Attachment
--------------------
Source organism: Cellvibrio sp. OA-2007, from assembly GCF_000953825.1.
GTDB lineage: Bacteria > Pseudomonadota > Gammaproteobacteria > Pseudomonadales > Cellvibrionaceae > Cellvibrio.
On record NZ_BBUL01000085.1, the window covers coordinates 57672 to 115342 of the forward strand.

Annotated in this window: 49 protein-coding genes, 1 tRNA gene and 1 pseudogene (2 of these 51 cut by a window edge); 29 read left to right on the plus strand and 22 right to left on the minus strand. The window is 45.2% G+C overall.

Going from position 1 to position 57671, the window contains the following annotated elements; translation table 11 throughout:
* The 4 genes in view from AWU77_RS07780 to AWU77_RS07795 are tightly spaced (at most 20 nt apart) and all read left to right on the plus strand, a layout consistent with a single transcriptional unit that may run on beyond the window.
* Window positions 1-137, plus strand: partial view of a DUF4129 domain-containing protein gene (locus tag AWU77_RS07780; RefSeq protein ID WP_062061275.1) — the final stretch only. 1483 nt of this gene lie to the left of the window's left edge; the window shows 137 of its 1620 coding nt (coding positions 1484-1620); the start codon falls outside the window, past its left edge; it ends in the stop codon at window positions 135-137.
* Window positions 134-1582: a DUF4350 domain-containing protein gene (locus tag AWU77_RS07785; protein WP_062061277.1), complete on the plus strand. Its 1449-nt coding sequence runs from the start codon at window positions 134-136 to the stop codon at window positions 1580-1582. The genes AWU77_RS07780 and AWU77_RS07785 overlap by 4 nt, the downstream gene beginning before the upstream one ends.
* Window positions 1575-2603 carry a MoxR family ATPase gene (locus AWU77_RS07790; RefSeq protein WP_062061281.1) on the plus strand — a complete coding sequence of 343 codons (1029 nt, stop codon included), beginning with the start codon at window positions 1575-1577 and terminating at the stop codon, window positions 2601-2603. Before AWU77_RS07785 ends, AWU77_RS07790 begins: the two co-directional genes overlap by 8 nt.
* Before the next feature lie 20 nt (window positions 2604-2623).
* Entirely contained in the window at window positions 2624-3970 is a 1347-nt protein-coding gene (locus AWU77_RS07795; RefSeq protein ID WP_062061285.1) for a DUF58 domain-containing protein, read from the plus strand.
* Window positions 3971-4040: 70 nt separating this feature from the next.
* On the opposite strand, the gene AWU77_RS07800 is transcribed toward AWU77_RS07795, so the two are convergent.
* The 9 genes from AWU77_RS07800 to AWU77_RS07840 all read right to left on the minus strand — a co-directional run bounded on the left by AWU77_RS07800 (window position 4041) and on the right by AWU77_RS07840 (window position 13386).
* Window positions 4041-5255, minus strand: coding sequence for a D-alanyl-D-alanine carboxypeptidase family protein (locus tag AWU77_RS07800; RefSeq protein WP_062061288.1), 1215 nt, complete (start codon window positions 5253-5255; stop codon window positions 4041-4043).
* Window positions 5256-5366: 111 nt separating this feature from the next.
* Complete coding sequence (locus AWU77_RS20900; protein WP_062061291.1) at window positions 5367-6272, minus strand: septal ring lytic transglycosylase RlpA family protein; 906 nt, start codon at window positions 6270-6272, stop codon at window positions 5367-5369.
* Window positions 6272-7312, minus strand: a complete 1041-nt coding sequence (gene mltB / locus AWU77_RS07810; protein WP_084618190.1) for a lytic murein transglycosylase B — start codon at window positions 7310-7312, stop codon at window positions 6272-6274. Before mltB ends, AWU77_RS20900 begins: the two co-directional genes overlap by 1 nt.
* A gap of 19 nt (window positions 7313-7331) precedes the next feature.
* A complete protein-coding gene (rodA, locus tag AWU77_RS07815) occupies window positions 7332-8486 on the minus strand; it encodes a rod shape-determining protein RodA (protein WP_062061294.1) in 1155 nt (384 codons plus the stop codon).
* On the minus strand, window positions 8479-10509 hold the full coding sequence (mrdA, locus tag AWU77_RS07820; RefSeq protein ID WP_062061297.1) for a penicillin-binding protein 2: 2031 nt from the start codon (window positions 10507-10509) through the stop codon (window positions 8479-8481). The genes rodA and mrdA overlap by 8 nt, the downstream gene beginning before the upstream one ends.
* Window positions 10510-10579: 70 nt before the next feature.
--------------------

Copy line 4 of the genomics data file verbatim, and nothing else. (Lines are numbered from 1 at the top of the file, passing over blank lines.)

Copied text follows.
Annotated in this window: 49 protein-coding genes, 1 tRNA gene and 1 pseudogene (2 of these 51 cut by a window edge); 29 read left to right on the plus strand and 22 right to left on the minus strand. The window is 45.2% G+C overall.